Units - December 2012 - (Page 50)
What We Learned
• Make sure your communication network is well defined, and ensure that you have redundancy in that communication. Cell towers can go dark or have reduced signal just like any other technology. When that happens, mobile phones and email do not work very well. Texting seemed to, and it became my lifeblood for 10 days. Make sure you know your options. • There are people who will take advantage of you. Because for them, pardon the pun, disasters can bring a windfall. So, pre-approve a disaster recovery contract with a nearby service provider so that you have one if you need it. Hopefully, you never will. But at least you’ll have one written in stone. • Be compassionate. Your employees and your residents are at wit’s end. You need to be the voice of reason and care. It’s not about property management, it’s about humankind. If you manage that way, people will respond that way. • Don’t ever lose your sense of humanity. People count on you: understand their conundrum and show them how you and they can prevail—even if you don’t believe it yourself. • Realize the proverbial “stuff happens.” It isn’t going away, work it, think it and solve it. • Anticipate ancillary damage. Freezing pipes, compromised gas lines and lack of any vital resources. Be better than the captain of the obvious. • Use your friends in our NAA network. That is one reason why association membership is valuable. I had an informative conversation with NAA-member professionals from New Orleans. Their wisdom guided me. New Orleans AE Tammy Esponge and her group had developed emergency “best practices” based on what happened during Hurricane Katrina. It was great. But even better—and most comforting— was to be able to hear from her the progression of events and how they sounded very similar. She was able to help me see the proverbial “light at the end of the tunnel.” And that can really help. • Understand the psychological impact that this will have on your staff members. They have been dealing with all of your residents’ problems and their own. You reach a breaking point. I know I did. I have to assume all your people did, too. Folks, it’s not all about business. First and foremost, it’s about human beings. You have to adjust your decision-making to comprehend and understand that it’s for both your residents and your employees. I cannot begin to tell you everything you should do; I am not sure I figured it out myself. In the end, we learned that most of us are vulnerable. Collective thought prevails. You have a lot of very good people on your staff who can adapt and think. Realize how fortunate you are to be part of that very special group. Hug your friends, your loves and your best work associates. They truly could be gone tomorrow. We often watch what happens in the world as if it’s a video game. The next disaster that strikes could happen to you. And when it does, it will dramatically change how you view your responsibilities and your perspective. Mike Beirne is Executive VP of Kamson Corporation, in Englewood Cliffs, N.J. Kamson operates approximately 90 communities and more than 15,000 units, throughout New Jersey and the Northeast.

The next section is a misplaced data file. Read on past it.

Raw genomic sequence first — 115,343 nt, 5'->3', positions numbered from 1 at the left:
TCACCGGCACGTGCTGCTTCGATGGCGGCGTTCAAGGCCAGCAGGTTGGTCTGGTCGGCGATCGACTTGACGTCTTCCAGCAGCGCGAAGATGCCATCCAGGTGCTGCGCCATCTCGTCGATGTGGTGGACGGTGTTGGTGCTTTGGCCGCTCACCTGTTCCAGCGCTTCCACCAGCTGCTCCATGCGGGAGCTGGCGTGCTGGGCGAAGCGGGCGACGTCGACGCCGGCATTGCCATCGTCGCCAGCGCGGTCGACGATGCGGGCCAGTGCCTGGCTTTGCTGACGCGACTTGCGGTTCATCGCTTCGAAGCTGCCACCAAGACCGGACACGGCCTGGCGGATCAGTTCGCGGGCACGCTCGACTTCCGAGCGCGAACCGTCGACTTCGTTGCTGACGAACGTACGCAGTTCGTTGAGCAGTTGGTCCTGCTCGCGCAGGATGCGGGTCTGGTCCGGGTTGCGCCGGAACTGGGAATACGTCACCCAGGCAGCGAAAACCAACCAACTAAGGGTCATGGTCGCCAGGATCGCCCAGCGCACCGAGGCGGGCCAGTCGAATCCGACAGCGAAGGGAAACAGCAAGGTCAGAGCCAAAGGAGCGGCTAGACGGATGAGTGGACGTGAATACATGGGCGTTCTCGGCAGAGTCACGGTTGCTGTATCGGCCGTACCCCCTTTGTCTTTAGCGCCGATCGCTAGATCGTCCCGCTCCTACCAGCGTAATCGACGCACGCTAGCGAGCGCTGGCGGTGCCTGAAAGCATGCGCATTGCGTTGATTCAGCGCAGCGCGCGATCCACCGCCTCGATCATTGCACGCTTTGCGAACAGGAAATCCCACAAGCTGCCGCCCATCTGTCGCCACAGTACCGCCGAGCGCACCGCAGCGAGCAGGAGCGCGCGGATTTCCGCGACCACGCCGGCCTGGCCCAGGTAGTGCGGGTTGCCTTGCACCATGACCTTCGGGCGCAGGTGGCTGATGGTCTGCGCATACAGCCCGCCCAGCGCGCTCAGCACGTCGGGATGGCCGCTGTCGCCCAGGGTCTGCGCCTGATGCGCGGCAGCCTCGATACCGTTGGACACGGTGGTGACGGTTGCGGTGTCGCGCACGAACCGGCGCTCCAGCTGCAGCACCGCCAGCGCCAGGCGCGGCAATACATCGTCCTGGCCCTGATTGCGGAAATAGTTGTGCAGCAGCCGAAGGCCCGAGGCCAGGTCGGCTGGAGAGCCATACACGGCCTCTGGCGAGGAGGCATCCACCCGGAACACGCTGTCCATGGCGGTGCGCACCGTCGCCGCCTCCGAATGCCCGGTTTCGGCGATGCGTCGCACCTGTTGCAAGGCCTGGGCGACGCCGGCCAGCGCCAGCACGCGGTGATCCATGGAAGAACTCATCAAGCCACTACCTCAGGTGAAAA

w w w. n a a h q . o r g
A resident uses her cell phone in the darkened hallway of her mother's apartment building in Hoboken, N.J.
Tornados, earthquakes, hurricanes, fires, blizzards: the worstcase scenario does happen—and never so as starkly as in this most current event. What you go through first as problemsolvers is the enormity of the event. Where do you start? And once you start, what are some really important things you learn? How can you infuse them into your business plan? We thought we were smart and had portable generators everywhere, ready to go. But are they useful when you cannot get gas? 50 UNITS
Table of Contents for the Digital Edition of Units - December 2012
Units - December 2012
A World of Difference
A Cottage Industry
Superstorm Sandy: What Happens When Disaster Hits Home?
Don't Get Caught With Your Screen Down
It Pays to Play
A Way to Protect Low-Income Housing Tax Credits
From Dog Bites to Water Damage
After 30 Years, She Found That 'Dream' Job
The NAA Network
Units - December 2012